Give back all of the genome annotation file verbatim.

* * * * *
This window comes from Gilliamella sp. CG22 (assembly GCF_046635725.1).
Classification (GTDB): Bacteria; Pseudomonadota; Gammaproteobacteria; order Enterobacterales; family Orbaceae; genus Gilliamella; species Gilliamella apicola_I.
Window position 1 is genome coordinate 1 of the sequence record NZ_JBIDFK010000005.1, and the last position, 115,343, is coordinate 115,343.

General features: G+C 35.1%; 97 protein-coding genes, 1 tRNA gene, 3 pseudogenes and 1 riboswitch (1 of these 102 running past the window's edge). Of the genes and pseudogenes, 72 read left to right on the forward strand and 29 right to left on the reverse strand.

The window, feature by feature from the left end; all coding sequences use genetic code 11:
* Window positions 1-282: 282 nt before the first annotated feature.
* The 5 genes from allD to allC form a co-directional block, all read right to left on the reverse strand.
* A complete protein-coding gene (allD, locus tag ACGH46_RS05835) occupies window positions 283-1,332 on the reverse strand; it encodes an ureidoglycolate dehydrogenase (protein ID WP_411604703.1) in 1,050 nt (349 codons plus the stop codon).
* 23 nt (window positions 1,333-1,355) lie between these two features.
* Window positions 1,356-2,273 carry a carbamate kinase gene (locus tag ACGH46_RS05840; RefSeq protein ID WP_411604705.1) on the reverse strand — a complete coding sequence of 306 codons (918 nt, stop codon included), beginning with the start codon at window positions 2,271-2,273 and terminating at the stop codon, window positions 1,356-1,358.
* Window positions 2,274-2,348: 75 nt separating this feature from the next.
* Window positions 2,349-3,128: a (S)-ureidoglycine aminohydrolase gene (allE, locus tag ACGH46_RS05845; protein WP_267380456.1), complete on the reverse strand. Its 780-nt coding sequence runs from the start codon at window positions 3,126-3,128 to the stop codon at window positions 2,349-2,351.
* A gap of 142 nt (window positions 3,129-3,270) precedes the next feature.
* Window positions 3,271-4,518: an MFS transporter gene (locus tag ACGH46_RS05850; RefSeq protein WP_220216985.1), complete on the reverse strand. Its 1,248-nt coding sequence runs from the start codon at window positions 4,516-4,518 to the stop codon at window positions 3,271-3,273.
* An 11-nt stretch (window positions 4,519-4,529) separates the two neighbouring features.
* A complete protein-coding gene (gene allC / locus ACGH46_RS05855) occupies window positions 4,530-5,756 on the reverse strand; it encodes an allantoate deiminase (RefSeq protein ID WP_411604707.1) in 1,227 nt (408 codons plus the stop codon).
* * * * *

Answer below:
This window comes from Gilliamella sp. CG22 (assembly GCF_046635725.1).
Classification (GTDB): Bacteria; Pseudomonadota; Gammaproteobacteria; order Enterobacterales; family Orbaceae; genus Gilliamella; species Gilliamella apicola_I.
Window position 1 is genome coordinate 1 of the sequence record NZ_JBIDFK010000005.1, and the last position, 115,343, is coordinate 115,343.

General features: G+C 35.1%; 97 protein-coding genes, 1 tRNA gene, 3 pseudogenes and 1 riboswitch (1 of these 102 running past the window's edge). Of the genes and pseudogenes, 72 read left to right on the forward strand and 29 right to left on the reverse strand.

The window, feature by feature from the left end; all coding sequences use genetic code 11:
* Window positions 1-282: 282 nt before the first annotated feature.
* The 5 genes from allD to allC form a co-directional block, all read right to left on the reverse strand.
* A complete protein-coding gene (allD, locus tag ACGH46_RS05835) occupies window positions 283-1,332 on the reverse strand; it encodes an ureidoglycolate dehydrogenase (protein ID WP_411604703.1) in 1,050 nt (349 codons plus the stop codon).
* 23 nt (window positions 1,333-1,355) lie between these two features.
* Window positions 1,356-2,273 carry a carbamate kinase gene (locus tag ACGH46_RS05840; RefSeq protein ID WP_411604705.1) on the reverse strand — a complete coding sequence of 306 codons (918 nt, stop codon included), beginning with the start codon at window positions 2,271-2,273 and terminating at the stop codon, window positions 1,356-1,358.
* Window positions 2,274-2,348: 75 nt separating this feature from the next.
* Window positions 2,349-3,128: a (S)-ureidoglycine aminohydrolase gene (allE, locus tag ACGH46_RS05845; protein WP_267380456.1), complete on the reverse strand. Its 780-nt coding sequence runs from the start codon at window positions 3,126-3,128 to the stop codon at window positions 2,349-2,351.
* A gap of 142 nt (window positions 3,129-3,270) precedes the next feature.
* Window positions 3,271-4,518: an MFS transporter gene (locus tag ACGH46_RS05850; RefSeq protein WP_220216985.1), complete on the reverse strand. Its 1,248-nt coding sequence runs from the start codon at window positions 4,516-4,518 to the stop codon at window positions 3,271-3,273.
* An 11-nt stretch (window positions 4,519-4,529) separates the two neighbouring features.
* A complete protein-coding gene (gene allC / locus ACGH46_RS05855) occupies window positions 4,530-5,756 on the reverse strand; it encodes an allantoate deiminase (RefSeq protein ID WP_411604707.1) in 1,227 nt (408 codons plus the stop codon).